For the 75% of Jews who vote Democrat, they will, presumably, continue to believe the right is unpalatable. That the G.O.P.’s lunatics are not tunneling their way into the party leadership, like they are on the left, but have already wrested control. Yes, the Abraham Accords are a great achievement, but what does policy matter when we can’t agree on who won an election? When members of Congress are comparing mask mandates to the Holocaust?
Are there any other options?
Right now, there is a single freshman congressman from the Bronx trying to hold back the tidal wave of insanity. Soon enough, Ritchie Torres’ colleagues will declare that anyone who is not adequately anti-Zionist is a white supremacist or else ok with white supremacy. Jews who refuse to disavow their Judaism and their Zionism will be discouraged from leadership positions or running for office. Their money will be welcome at closed-door meet n’ greets on Park Avenue or in the Palisades. Bagels, lox, a few Yiddishisms sprinkled into the conversation to make everyone feel tolerant, but please, no talk of that godawful abomination of a Nazi desert.
Most of us will delude ourselves, Sarah Silverman-style. We’re good Jews. We’re not Israelis. I love Shabbat! I just don’t like Israel. We will wrap ourselves in our hypocrisy and self-loathing and fear. We will try to wish it away. We will post the right things, about defunding the police or hate having no home here or whatever. We will genuflect. We will pretend that we are not alone, like the Jewish State. That will be the only way to navigate our alienation. To lie and lie and lie to the world and, most importantly, to ourselves.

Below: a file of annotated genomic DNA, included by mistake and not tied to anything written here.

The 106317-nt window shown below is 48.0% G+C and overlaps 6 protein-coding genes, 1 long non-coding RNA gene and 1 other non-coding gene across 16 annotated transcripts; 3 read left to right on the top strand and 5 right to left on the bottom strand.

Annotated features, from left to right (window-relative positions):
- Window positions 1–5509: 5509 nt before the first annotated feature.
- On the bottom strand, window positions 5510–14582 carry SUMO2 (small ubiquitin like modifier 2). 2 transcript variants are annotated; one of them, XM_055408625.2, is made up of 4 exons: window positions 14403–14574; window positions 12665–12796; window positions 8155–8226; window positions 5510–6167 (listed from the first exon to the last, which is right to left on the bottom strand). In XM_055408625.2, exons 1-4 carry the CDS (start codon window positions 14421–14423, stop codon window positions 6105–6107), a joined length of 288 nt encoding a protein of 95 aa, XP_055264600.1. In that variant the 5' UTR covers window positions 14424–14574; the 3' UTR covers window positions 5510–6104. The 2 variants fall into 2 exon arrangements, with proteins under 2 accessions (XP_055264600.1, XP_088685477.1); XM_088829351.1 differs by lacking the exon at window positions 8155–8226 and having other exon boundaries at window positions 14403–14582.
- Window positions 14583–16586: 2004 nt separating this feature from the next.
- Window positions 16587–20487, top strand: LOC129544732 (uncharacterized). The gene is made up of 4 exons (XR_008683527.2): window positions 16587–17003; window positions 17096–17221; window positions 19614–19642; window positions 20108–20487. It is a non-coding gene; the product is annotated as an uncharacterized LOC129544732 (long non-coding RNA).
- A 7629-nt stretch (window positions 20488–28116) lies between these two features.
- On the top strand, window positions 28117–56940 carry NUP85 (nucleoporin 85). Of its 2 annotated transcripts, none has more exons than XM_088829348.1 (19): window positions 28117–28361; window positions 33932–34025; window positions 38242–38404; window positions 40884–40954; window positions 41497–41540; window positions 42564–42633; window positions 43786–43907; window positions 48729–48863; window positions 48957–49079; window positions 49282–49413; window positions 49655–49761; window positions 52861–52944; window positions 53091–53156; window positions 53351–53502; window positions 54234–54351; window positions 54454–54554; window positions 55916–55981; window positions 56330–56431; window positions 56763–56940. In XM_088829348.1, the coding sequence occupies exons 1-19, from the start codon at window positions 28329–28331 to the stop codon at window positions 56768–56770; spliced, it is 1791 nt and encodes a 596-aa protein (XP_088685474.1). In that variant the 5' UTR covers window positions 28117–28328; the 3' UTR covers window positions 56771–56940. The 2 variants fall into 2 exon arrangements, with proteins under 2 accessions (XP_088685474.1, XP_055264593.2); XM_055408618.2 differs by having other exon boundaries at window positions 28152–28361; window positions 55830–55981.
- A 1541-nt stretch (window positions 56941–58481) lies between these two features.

It’s a pleasure to publish Peter Savodnik again. If you missed his last essay, it’s worth your time.
As always, our friends at Tablet are covering this subject with typical insight and incisiveness. Among the stories we recommend:
This piece by the French philosopher Bernard-Henri Lévy (not Michel Foucalt).
And this excellent essay by the hilarious and insightful Suzy Weiss (OK, I’m biased, she is my sister!) on the bogus notion — now all the rage — that young American Jews were lied to about their history.
We’re working our tails off to stay on the news while providing you with perspectives you won’t encounter in the mainstream. If you appreciate what we’re doing please subscribe — and tell your friends to do the same:
Oh, and if you’ve fallen behind and want to catch up on past stories, just click right here.
Have a relaxing weekend. See you next week.